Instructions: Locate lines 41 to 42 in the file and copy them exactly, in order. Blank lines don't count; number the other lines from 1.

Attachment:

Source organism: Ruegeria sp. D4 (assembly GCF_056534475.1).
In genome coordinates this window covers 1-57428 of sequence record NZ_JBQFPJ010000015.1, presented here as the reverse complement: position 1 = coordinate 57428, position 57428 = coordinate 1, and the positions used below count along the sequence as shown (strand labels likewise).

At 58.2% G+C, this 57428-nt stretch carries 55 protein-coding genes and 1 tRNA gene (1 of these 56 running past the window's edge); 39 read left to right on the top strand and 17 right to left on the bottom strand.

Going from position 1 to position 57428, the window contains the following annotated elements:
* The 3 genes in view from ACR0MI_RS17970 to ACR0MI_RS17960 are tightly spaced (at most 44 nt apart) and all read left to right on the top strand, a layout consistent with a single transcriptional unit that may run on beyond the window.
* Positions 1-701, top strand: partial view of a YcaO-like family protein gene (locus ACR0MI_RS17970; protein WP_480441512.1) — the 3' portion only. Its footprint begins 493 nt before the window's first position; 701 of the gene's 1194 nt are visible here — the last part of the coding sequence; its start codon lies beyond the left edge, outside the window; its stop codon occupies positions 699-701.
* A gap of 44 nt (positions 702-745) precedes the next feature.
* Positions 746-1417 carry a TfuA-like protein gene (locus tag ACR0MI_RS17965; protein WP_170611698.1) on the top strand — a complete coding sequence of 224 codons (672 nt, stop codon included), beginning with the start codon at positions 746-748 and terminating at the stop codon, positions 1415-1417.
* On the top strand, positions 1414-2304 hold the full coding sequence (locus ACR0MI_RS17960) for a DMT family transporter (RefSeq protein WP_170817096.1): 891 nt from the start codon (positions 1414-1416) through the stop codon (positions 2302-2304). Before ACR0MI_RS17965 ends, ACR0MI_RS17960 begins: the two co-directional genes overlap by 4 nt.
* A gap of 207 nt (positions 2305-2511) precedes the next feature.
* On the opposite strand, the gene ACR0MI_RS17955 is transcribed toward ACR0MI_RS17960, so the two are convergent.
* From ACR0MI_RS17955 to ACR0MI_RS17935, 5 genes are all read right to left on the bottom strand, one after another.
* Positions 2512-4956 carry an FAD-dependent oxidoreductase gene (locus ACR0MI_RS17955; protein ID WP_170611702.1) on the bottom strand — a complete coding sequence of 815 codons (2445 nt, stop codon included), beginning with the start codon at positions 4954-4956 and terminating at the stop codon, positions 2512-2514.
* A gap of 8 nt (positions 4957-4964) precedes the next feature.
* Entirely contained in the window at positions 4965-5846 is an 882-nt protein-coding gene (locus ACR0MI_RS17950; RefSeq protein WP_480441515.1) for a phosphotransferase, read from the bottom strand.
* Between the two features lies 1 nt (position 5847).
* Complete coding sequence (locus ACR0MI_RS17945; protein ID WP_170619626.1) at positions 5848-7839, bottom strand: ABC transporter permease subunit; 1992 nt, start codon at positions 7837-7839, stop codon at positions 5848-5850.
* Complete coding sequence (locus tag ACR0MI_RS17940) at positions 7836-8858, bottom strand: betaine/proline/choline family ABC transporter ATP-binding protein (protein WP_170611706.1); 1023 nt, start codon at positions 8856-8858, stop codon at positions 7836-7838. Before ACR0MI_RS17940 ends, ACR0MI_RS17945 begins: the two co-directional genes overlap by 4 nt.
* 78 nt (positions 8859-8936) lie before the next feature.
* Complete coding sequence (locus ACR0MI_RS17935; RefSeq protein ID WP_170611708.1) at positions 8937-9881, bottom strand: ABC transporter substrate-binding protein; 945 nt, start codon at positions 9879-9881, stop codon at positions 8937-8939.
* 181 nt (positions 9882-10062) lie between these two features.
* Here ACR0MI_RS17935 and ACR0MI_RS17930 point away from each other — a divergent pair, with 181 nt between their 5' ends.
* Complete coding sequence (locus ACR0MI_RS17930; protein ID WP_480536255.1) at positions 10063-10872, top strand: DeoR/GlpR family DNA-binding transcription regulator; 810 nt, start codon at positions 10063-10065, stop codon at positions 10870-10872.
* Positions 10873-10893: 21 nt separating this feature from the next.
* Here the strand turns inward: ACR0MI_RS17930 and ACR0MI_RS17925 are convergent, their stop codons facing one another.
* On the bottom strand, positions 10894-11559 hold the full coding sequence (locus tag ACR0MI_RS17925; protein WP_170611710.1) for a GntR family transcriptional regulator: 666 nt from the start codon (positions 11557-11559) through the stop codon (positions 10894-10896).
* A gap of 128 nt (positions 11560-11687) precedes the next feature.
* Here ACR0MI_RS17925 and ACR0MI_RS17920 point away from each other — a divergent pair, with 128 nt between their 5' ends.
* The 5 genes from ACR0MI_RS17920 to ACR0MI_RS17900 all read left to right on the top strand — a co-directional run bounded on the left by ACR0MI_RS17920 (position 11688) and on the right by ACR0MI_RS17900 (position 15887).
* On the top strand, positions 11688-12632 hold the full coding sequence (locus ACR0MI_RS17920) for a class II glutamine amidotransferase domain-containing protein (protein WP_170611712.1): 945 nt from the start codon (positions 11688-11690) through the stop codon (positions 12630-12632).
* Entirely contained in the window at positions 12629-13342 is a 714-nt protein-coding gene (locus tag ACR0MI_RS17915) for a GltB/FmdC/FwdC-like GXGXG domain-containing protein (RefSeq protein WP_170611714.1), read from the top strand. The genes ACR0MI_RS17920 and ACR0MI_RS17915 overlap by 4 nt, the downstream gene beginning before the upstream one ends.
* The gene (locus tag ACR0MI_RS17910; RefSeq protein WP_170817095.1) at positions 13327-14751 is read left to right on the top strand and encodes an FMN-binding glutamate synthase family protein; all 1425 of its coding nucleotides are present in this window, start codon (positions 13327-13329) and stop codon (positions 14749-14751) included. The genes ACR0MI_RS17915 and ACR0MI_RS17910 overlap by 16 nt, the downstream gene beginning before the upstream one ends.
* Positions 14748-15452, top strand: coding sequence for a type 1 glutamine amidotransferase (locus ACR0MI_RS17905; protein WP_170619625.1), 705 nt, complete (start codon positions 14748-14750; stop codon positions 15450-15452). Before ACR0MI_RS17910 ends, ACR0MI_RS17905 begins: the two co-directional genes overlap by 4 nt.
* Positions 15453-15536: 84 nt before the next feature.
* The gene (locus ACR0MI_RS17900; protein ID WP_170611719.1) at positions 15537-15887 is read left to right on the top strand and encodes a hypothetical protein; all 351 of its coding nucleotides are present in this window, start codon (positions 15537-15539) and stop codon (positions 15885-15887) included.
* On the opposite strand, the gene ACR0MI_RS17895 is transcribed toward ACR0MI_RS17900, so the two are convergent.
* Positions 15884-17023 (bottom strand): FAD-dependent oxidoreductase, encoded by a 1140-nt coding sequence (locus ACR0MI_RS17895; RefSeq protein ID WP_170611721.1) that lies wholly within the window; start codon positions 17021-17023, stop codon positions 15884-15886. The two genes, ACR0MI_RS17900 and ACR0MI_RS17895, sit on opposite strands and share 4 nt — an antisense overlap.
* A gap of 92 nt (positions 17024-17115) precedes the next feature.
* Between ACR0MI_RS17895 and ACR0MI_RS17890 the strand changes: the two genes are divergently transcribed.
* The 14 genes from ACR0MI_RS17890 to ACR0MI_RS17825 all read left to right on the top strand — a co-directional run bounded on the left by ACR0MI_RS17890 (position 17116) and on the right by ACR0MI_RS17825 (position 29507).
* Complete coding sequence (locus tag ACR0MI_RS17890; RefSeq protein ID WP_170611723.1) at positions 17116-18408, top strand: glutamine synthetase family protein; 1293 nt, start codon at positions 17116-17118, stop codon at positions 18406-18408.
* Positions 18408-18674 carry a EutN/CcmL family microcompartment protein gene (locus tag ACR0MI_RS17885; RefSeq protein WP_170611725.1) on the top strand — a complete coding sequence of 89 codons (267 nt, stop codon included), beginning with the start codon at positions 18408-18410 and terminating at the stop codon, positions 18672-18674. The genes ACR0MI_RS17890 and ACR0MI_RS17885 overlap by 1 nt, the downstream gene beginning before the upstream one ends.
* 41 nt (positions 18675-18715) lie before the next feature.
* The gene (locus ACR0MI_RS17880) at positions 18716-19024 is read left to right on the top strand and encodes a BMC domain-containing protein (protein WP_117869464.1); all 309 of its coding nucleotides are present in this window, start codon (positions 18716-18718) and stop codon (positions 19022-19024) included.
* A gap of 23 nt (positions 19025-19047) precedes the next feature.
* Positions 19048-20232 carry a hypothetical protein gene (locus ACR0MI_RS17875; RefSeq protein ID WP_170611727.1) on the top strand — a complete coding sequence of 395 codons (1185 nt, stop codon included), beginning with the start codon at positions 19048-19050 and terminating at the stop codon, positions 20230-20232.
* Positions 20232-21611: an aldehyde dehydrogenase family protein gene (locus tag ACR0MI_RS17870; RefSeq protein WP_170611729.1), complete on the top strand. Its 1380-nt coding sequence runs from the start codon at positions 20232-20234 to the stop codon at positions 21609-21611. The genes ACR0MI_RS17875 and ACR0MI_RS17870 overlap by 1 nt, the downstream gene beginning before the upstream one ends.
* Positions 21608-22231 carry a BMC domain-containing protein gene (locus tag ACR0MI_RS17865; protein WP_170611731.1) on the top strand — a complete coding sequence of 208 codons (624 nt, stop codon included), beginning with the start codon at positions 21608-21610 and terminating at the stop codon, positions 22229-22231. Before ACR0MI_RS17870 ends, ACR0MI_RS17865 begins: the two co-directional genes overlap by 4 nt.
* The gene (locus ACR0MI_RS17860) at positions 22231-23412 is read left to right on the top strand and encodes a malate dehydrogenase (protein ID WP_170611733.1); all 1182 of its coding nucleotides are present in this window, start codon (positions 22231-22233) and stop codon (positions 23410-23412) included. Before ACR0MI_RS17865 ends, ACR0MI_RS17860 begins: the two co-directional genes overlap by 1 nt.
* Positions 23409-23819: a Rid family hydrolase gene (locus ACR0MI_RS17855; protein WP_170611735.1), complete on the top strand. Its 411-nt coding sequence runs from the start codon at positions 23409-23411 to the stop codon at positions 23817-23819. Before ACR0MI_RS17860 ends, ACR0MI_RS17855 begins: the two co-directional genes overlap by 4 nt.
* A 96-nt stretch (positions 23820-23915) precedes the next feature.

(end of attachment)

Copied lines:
* Complete coding sequence (locus tag ACR0MI_RS17890; RefSeq protein ID WP_170611723.1) at positions 17116-18408, top strand: glutamine synthetase family protein; 1293 nt, start codon at positions 17116-17118, stop codon at positions 18406-18408.
* Positions 18408-18674 carry a EutN/CcmL family microcompartment protein gene (locus tag ACR0MI_RS17885; RefSeq protein WP_170611725.1) on the top strand — a complete coding sequence of 89 codons (267 nt, stop codon included), beginning with the start codon at positions 18408-18410 and terminating at the stop codon, positions 18672-18674. The genes ACR0MI_RS17890 and ACR0MI_RS17885 overlap by 1 nt, the downstream gene beginning before the upstream one ends.